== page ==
Forty Under 40: Activism
BY Advocate.com Editors
May 06 2009 12:00 AM ET
Amy Balliett | Internet activist | 27 | Seattle
Amy Balliett is finding it a bit of a struggle to balance the responsibilities of her full-time job in search engine marketing, paying a mortgage, and newlywed life with the work that comes with being one of the most successful gay activists of the 21st century. "I'd be lying if I said this was easy," says Balliett, who with her friend Willow Witte formed the group Join the Impact, which last year organized rallies worldwide in response to the passage of California's Proposition 8.
Since last November, Join the Impact (a netroots hub for posting and promoting LGBT activism) has become a nerve center for events across the country, including the national Light Up the Night for Equality candlelight vigil and the Day of Decision rallies scheduled for the evening of the California supreme court's ruling on Proposition 8 (still pending at press time). Chapters are sprouting up, donations are coming in, and Balliett and Witte have applied for nonprofit status. "The goal is for Join the Impact to become an organization that's run by our members," she says, describing a model that would allow the organization to nimbly expand by having members establish chapters and organize their own events.
While Balliett's day job pays the bills, she wants to move on to a film career by age 40. "I want to direct," Balliett says decisively. "We live in a society where fewer people are reading, so I've always wanted to do film work that would open people's eyes and let them see where our struggle is."
Balliett insists that after all is said and done, if we all woke up one day with full marriage rights, workplace protections, and fair hate-crimes laws on the books, Join the Impact would live on. "Racism still exists. There's a reason the NAACP is still around," she says, drawing a comparison to that organization's mission. "There will always be a need for education and outreach, and that's what I'll always be doing."
Tony Biel | Volunteer organizer | 35 | Los Angeles
Like many people motivated after seeing Milk, Tony Biel was called to action -- in the hills of Malibu and the industrial district of southeast Los Angeles. Biel founded Gay for Good, a community service organization aimed at getting gay people "out of the scene and working alongside other people" -- an opportunity, he says, to start a dialogue sorely missing in the weeks leading up to November 4. A media sales rep by day, Biel also oversees a popular L.A.-based gay hiking group, Take-a-Hike, so he had the e-mail addresses of more than 1,000 potential volunteers when he and friends Steve Gratwick and Frank Roller decided to make Gay for Good a reality. In the six months since Biel launched the project, Gay for Good volunteers have twice gotten their hands dirty with Tree People, helping to reforest the hills of Malibu after last year's fires; they've also stuffed food packages at the L.A. Regional Food Bank. "People have been really supportive -- volunteer organizers especiallyâ€¦knowing what's been going on with Prop. 8, they feel we've been slighted, and they're eager to get us in there." The group's next projects will be with Habitat for Humanity and more environmental cleanup -- this time at the Ballona Wetlands. "[Gay people] need to get out of our insular communities," Biel says. "When we do that, people see we're not scary and that we're frequently working toward the same goals."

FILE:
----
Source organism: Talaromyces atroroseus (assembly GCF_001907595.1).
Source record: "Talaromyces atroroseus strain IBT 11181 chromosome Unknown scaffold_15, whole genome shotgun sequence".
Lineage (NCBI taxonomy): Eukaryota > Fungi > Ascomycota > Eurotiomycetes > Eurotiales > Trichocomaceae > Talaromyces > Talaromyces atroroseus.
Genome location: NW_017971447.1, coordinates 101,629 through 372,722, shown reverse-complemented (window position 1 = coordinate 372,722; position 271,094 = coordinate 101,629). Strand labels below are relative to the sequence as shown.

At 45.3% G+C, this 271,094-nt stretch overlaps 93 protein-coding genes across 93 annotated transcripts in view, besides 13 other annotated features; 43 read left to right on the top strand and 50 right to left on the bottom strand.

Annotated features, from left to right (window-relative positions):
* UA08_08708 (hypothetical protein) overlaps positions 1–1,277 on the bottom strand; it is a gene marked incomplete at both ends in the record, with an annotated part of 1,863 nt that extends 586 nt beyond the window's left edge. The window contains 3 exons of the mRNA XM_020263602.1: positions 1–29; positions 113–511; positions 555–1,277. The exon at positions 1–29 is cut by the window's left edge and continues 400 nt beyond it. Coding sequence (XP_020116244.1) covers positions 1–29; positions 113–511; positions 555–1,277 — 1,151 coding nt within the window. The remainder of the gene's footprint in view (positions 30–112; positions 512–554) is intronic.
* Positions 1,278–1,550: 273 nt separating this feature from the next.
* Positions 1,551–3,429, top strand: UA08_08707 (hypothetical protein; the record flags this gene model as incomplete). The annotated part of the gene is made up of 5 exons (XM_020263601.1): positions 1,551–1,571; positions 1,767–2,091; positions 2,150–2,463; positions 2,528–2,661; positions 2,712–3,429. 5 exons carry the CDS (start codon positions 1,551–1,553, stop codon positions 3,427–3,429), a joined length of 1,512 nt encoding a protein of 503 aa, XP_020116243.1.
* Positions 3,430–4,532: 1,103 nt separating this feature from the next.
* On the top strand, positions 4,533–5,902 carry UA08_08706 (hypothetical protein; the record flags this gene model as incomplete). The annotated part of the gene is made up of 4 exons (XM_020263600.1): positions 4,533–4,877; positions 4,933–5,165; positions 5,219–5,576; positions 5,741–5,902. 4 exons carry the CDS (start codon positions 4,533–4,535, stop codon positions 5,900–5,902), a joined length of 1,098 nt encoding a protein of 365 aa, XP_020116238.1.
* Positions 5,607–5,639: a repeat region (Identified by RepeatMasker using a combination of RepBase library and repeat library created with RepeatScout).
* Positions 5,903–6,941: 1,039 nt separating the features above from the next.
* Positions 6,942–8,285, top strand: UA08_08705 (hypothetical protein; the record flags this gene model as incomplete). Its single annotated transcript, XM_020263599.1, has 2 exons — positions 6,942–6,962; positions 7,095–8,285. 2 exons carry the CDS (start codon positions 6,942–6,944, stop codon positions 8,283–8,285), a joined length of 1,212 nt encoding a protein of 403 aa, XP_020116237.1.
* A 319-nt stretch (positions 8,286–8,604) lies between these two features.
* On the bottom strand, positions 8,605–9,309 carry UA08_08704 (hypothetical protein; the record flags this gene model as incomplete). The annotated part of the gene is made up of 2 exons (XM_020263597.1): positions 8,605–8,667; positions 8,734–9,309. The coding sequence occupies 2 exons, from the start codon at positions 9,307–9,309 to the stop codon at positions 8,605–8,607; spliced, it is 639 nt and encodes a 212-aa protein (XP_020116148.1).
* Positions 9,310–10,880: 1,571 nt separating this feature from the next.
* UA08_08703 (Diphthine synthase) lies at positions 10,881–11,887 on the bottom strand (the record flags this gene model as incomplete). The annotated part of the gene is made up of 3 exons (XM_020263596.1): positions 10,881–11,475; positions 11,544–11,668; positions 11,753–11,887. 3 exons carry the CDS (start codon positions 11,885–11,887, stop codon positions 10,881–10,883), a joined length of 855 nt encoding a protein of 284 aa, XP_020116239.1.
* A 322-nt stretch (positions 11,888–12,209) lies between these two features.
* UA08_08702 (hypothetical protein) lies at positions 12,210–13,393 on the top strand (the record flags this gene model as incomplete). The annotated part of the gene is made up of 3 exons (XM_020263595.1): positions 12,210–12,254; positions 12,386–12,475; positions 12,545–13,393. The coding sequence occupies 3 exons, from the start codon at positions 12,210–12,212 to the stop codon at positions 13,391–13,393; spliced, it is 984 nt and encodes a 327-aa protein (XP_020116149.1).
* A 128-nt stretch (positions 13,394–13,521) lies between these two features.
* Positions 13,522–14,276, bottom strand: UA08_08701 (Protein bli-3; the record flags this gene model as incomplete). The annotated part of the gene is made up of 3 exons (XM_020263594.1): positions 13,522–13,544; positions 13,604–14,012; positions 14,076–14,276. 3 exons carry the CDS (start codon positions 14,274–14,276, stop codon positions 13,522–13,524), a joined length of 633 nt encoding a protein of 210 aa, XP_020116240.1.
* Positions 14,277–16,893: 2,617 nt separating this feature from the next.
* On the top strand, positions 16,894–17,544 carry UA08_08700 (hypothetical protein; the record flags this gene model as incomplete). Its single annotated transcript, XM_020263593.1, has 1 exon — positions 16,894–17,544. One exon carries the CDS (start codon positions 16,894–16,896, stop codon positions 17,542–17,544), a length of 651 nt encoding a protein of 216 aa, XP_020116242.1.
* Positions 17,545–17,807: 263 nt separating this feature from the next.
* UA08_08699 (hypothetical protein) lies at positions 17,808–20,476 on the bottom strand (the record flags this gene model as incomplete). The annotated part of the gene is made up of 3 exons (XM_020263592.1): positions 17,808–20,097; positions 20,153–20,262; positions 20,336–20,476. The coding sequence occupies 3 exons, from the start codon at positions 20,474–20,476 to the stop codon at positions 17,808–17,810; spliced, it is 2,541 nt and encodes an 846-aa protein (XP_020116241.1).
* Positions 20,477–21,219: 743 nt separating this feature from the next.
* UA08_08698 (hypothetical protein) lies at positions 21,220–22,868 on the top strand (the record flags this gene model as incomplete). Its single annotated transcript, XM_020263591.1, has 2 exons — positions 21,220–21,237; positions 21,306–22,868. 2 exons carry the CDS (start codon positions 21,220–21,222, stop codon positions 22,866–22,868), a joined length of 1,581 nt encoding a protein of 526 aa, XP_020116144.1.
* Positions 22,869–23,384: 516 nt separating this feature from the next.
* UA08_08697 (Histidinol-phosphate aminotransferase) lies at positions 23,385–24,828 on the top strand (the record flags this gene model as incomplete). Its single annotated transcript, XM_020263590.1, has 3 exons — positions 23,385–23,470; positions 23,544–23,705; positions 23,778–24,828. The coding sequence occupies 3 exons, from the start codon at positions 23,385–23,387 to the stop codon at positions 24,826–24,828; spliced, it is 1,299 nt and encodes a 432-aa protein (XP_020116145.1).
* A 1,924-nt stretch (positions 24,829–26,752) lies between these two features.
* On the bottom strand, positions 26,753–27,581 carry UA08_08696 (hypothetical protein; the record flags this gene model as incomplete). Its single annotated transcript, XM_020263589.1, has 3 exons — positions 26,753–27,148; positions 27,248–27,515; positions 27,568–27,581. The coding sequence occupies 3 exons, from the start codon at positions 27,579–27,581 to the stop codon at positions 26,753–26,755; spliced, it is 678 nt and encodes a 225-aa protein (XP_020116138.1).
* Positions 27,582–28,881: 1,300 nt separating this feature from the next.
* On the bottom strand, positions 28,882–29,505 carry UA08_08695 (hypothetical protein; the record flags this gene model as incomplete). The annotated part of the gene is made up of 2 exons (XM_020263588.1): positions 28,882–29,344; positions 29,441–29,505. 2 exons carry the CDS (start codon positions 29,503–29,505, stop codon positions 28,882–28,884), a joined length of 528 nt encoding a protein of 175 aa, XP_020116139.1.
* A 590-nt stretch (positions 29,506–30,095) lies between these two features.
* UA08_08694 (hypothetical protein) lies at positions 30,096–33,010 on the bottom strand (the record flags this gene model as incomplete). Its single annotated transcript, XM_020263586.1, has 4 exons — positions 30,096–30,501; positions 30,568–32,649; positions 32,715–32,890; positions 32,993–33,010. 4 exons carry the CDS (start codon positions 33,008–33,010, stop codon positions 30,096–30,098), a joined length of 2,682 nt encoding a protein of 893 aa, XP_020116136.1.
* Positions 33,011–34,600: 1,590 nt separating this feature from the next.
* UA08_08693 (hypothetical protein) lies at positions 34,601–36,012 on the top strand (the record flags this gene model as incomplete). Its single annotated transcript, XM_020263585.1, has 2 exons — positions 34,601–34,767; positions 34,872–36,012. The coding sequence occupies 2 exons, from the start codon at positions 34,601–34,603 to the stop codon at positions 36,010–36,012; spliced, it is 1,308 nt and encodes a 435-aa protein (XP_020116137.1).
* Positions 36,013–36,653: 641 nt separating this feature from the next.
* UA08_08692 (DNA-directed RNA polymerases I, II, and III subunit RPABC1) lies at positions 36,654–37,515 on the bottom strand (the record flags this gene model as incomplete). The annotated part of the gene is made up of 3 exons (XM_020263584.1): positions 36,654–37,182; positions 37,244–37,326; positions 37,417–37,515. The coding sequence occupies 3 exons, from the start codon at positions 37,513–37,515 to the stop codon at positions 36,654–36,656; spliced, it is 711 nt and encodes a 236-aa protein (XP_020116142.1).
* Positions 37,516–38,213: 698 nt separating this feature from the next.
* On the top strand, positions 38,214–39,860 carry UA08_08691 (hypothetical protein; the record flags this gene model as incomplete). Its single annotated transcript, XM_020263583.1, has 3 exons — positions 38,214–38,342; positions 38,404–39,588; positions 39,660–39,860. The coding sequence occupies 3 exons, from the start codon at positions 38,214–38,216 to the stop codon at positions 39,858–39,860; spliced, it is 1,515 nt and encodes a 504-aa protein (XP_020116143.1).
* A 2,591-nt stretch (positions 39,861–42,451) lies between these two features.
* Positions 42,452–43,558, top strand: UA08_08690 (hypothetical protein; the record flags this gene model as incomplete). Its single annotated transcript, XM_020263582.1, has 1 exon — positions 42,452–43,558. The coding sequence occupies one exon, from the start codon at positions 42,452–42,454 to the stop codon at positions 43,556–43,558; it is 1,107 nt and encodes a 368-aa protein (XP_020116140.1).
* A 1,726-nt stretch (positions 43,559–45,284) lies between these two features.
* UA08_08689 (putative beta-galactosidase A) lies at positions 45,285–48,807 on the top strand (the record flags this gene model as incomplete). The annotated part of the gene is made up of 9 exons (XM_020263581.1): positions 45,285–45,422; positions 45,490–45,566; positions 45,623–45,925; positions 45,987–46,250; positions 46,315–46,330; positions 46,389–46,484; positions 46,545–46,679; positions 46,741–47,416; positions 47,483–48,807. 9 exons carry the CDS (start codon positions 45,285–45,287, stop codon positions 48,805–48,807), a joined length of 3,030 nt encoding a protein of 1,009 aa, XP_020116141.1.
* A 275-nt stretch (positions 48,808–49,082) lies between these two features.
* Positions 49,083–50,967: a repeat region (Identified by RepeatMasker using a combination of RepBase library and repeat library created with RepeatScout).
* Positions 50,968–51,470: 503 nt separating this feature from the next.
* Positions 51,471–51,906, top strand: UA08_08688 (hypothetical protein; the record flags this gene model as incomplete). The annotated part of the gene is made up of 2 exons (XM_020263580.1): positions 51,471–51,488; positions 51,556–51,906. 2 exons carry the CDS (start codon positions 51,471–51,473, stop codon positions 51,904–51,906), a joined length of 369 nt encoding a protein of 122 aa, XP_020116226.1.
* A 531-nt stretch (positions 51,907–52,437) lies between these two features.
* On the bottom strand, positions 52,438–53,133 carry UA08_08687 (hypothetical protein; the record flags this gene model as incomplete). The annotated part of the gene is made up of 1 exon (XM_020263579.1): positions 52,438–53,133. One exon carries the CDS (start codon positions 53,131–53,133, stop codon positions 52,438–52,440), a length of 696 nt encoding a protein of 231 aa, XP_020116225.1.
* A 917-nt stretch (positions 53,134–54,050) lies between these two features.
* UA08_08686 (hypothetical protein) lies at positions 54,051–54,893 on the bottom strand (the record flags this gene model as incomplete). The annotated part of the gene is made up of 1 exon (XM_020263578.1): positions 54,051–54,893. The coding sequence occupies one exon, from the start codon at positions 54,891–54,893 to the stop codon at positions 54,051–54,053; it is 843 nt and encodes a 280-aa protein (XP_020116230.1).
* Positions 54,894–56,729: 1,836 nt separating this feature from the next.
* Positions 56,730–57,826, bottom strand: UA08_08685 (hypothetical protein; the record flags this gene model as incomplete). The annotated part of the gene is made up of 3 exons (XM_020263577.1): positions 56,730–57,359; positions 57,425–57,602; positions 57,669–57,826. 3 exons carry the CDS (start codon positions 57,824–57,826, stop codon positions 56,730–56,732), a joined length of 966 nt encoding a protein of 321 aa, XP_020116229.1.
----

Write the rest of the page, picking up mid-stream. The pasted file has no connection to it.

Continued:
Brad Sears | Think tank executive | 39 | Los Angeles
As executive director of the Williams Institute, a think tank on sexual orientation policy and law at the University of California, Los Angeles, Brad Sears oversees a wide-ranging research agenda aimed at providing hard facts about gay people and issues. "We like to be the research center for the movement," Sears says of the institute's role. "The truth will push our rights forward." Among his team's findings: the frequently cited estimates of the number of gay soldiers in the armed forces (65,000) and the number of couples married in California before Proposition 8 forced a ban (18,000); the projected economic boost of same-sex marriage to state economies ($30.6 million over three years in Vermont, for instance); and the percentage of kids nationally adopted by gays (4%) or fostered by them (6%).
The work is immensely satisfying to Sears, a Harvard Law School grad who could've done anything with his career. "People have been working on LGBT issues since the early 1950s, and never has there been so much potential to move forward," he says. "To be the folks who get to reach some of these goals is just incredible."
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